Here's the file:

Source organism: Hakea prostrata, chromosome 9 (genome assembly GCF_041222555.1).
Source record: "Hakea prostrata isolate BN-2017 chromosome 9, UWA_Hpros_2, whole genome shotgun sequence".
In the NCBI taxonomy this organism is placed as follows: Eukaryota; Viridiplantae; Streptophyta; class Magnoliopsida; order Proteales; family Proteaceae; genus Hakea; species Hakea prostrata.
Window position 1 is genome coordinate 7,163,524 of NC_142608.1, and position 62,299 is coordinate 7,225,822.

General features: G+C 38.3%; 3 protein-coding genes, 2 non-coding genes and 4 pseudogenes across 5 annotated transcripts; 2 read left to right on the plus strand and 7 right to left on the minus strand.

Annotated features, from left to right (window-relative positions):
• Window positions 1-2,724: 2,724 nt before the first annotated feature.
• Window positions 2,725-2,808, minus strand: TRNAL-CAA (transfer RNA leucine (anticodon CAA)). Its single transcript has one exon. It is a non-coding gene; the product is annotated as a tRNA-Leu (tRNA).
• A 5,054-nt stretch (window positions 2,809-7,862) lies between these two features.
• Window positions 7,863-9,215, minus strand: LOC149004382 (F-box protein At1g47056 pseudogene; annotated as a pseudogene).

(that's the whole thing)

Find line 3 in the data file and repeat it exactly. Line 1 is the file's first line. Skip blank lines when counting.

In the NCBI taxonomy this organism is placed as follows: Eukaryota; Viridiplantae; Streptophyta; class Magnoliopsida; order Proteales; family Proteaceae; genus Hakea; species Hakea prostrata.